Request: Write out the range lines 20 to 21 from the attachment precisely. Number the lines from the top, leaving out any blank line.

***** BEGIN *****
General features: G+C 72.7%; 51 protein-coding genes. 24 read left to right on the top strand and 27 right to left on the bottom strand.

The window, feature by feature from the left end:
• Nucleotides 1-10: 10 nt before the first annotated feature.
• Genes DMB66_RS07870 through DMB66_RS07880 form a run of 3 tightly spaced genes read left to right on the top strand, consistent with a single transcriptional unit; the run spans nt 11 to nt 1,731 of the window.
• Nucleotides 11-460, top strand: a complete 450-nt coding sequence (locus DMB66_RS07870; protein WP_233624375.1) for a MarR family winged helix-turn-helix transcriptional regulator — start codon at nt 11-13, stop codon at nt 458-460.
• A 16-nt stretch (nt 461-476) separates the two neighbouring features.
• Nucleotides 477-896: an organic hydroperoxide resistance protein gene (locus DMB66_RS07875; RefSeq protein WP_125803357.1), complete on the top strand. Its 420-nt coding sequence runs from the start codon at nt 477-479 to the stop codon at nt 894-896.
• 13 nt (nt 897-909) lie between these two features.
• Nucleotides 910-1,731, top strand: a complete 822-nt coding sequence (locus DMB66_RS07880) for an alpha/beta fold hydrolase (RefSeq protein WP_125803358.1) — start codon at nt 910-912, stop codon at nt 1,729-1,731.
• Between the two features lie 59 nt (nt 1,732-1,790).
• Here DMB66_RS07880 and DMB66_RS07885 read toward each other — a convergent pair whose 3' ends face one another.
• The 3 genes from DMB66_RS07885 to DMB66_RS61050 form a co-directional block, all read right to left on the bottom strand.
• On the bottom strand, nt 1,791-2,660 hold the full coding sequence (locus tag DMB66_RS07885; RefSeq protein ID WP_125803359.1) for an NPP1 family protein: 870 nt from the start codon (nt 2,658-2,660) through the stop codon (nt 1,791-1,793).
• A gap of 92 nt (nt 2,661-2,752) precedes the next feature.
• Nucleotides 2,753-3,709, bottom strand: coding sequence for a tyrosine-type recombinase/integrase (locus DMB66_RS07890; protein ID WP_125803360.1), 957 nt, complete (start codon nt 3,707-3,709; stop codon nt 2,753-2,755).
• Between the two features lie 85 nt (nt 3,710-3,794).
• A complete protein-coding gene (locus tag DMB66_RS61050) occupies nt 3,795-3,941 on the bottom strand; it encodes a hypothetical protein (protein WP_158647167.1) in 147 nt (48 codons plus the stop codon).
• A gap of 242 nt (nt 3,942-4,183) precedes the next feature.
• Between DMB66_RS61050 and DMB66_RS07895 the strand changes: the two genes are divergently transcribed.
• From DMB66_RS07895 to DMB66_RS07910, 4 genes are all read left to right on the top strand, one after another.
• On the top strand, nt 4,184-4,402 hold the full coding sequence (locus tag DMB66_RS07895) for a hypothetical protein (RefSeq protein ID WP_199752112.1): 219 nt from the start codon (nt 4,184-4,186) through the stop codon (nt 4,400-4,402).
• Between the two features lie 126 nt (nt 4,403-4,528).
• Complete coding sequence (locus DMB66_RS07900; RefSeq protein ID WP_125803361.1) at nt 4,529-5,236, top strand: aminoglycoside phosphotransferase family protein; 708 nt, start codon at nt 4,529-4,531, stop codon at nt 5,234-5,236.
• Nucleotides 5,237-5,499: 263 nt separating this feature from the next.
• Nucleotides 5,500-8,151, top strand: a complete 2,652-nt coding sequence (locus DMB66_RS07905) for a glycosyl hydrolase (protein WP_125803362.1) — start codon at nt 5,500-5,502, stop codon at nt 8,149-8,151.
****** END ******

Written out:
• From DMB66_RS07895 to DMB66_RS07910, 4 genes are all read left to right on the top strand, one after another.
• On the top strand, nt 4,184-4,402 hold the full coding sequence (locus tag DMB66_RS07895) for a hypothetical protein (RefSeq protein ID WP_199752112.1): 219 nt from the start codon (nt 4,184-4,186) through the stop codon (nt 4,400-4,402).